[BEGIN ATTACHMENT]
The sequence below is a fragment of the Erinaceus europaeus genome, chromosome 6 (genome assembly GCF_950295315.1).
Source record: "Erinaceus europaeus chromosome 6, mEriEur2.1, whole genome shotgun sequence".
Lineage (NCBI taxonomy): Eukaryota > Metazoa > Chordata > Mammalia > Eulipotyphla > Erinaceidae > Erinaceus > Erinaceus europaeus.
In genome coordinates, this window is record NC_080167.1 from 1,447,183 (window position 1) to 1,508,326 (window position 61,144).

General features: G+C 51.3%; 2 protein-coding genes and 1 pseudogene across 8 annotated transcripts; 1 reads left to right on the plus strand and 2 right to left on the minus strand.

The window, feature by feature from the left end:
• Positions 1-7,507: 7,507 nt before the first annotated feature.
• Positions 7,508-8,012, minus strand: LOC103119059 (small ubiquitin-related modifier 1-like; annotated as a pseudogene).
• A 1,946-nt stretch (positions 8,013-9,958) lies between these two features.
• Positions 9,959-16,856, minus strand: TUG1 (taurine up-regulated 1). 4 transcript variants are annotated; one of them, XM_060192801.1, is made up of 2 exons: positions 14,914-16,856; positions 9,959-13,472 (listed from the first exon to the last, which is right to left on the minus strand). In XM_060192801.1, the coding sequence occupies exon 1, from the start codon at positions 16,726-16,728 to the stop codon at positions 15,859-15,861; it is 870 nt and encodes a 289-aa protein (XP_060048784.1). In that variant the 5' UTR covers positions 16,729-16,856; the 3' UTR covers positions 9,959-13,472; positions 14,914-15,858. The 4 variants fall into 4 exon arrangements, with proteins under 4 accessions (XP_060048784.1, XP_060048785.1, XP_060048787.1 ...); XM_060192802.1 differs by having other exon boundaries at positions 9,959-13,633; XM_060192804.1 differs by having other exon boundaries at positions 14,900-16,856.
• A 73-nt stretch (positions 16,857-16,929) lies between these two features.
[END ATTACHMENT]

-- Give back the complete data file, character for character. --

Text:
The sequence below is a fragment of the Erinaceus europaeus genome, chromosome 6 (genome assembly GCF_950295315.1).
Source record: "Erinaceus europaeus chromosome 6, mEriEur2.1, whole genome shotgun sequence".
Lineage (NCBI taxonomy): Eukaryota > Metazoa > Chordata > Mammalia > Eulipotyphla > Erinaceidae > Erinaceus > Erinaceus europaeus.
In genome coordinates, this window is record NC_080167.1 from 1,447,183 (window position 1) to 1,508,326 (window position 61,144).

General features: G+C 51.3%; 2 protein-coding genes and 1 pseudogene across 8 annotated transcripts; 1 reads left to right on the plus strand and 2 right to left on the minus strand.

The window, feature by feature from the left end:
• Positions 1-7,507: 7,507 nt before the first annotated feature.
• Positions 7,508-8,012, minus strand: LOC103119059 (small ubiquitin-related modifier 1-like; annotated as a pseudogene).
• A 1,946-nt stretch (positions 8,013-9,958) lies between these two features.
• Positions 9,959-16,856, minus strand: TUG1 (taurine up-regulated 1). 4 transcript variants are annotated; one of them, XM_060192801.1, is made up of 2 exons: positions 14,914-16,856; positions 9,959-13,472 (listed from the first exon to the last, which is right to left on the minus strand). In XM_060192801.1, the coding sequence occupies exon 1, from the start codon at positions 16,726-16,728 to the stop codon at positions 15,859-15,861; it is 870 nt and encodes a 289-aa protein (XP_060048784.1). In that variant the 5' UTR covers positions 16,729-16,856; the 3' UTR covers positions 9,959-13,472; positions 14,914-15,858. The 4 variants fall into 4 exon arrangements, with proteins under 4 accessions (XP_060048784.1, XP_060048785.1, XP_060048787.1 ...); XM_060192802.1 differs by having other exon boundaries at positions 9,959-13,633; XM_060192804.1 differs by having other exon boundaries at positions 14,900-16,856.
• A 73-nt stretch (positions 16,857-16,929) lies between these two features.